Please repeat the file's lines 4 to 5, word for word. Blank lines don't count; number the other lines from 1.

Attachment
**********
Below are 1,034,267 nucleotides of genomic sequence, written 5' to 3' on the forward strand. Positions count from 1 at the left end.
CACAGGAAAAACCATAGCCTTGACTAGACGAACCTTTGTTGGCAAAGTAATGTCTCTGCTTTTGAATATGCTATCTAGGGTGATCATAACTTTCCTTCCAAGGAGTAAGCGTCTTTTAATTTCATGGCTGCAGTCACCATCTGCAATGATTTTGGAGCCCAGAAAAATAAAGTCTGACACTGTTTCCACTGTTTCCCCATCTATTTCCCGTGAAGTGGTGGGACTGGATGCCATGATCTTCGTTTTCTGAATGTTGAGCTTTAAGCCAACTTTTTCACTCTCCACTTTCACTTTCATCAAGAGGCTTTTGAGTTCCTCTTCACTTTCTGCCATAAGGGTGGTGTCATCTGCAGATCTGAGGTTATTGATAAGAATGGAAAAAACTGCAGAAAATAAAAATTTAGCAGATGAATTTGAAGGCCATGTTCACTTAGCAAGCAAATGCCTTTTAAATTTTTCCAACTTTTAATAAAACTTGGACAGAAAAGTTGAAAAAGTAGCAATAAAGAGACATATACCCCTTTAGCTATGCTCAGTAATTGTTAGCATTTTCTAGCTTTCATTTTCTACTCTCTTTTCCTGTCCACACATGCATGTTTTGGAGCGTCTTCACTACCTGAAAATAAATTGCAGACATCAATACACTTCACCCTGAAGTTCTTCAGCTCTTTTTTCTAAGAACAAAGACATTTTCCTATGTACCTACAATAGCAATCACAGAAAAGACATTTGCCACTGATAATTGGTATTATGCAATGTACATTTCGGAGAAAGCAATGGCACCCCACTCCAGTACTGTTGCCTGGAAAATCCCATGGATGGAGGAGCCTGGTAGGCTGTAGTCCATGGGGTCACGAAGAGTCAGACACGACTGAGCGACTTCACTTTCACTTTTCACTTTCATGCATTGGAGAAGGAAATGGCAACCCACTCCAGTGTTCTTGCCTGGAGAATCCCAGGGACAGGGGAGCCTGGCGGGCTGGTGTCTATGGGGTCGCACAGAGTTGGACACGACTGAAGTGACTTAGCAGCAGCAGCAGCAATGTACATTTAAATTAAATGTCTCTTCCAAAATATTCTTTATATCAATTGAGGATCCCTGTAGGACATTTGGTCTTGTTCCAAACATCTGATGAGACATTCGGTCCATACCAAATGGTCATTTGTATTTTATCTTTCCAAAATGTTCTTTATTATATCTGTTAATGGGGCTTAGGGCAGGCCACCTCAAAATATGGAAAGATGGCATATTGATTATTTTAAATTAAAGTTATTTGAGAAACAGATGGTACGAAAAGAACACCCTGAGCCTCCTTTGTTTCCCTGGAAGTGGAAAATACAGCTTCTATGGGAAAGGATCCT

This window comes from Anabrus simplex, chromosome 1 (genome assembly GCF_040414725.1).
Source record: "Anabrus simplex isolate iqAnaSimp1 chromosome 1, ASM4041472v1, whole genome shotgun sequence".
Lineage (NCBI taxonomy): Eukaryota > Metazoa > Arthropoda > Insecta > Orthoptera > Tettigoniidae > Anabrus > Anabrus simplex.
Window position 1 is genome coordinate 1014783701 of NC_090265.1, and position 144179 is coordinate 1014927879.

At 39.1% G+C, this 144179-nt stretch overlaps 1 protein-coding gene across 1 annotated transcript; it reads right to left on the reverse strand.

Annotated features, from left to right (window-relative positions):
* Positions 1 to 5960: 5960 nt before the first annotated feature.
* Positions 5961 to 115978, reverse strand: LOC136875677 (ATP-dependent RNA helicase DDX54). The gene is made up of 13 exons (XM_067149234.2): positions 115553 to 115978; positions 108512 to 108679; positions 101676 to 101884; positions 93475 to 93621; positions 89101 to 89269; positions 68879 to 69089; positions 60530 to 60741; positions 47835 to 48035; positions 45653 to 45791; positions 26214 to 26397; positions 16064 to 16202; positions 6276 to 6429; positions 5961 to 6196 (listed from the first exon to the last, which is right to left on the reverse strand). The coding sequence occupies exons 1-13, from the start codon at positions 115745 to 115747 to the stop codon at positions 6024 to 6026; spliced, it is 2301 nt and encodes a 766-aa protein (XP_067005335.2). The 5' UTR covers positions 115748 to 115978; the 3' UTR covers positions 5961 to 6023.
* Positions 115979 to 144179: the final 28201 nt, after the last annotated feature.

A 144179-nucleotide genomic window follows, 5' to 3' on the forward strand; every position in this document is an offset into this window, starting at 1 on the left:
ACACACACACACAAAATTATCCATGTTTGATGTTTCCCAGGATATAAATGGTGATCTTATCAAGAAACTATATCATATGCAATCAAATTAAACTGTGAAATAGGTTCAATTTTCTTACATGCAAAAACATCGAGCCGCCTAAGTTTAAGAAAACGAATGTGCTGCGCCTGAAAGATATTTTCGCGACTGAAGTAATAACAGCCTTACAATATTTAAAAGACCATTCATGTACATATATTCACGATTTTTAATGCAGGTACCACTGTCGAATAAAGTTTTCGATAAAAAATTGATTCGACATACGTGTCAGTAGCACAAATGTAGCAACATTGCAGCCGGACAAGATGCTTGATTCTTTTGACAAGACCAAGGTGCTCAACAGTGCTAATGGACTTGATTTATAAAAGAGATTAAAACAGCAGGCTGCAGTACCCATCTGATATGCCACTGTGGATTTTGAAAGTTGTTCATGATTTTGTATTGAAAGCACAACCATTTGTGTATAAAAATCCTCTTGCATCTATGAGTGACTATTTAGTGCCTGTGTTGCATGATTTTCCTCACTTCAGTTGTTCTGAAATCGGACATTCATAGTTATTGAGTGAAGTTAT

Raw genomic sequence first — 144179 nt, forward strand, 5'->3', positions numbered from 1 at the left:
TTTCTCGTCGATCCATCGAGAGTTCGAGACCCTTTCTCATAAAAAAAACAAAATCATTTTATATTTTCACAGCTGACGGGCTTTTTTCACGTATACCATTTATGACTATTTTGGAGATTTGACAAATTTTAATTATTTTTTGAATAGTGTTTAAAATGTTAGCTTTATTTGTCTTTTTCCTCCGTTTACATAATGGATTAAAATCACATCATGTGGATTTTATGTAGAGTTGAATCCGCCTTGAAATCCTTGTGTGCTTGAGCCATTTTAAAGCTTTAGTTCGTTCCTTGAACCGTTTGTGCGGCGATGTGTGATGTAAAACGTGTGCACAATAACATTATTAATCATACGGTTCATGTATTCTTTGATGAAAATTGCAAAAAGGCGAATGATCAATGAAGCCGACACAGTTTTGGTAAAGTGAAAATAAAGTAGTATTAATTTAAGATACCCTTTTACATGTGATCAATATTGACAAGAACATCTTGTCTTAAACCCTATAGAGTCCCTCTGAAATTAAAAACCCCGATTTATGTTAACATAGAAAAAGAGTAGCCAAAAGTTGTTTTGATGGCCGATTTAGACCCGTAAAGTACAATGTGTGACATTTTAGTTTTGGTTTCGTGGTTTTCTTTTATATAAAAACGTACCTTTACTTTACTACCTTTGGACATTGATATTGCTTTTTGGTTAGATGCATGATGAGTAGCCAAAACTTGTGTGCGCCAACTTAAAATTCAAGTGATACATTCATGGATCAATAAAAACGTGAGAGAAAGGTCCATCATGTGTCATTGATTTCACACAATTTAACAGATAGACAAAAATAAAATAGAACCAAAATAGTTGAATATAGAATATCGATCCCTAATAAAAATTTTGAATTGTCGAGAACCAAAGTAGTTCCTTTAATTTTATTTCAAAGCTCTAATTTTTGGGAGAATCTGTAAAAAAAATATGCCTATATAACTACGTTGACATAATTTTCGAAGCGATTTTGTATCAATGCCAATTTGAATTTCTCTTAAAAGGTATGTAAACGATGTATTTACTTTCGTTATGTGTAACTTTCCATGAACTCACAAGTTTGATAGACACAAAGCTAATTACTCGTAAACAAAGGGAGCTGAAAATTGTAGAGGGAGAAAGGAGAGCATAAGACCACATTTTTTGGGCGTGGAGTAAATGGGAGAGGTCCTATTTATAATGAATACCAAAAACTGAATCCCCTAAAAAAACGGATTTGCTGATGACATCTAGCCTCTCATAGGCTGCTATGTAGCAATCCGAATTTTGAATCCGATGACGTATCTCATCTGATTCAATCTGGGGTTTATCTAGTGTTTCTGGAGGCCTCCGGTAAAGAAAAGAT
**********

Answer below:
Source record: "Anabrus simplex isolate iqAnaSimp1 chromosome 1, ASM4041472v1, whole genome shotgun sequence".
Lineage (NCBI taxonomy): Eukaryota > Metazoa > Arthropoda > Insecta > Orthoptera > Tettigoniidae > Anabrus > Anabrus simplex.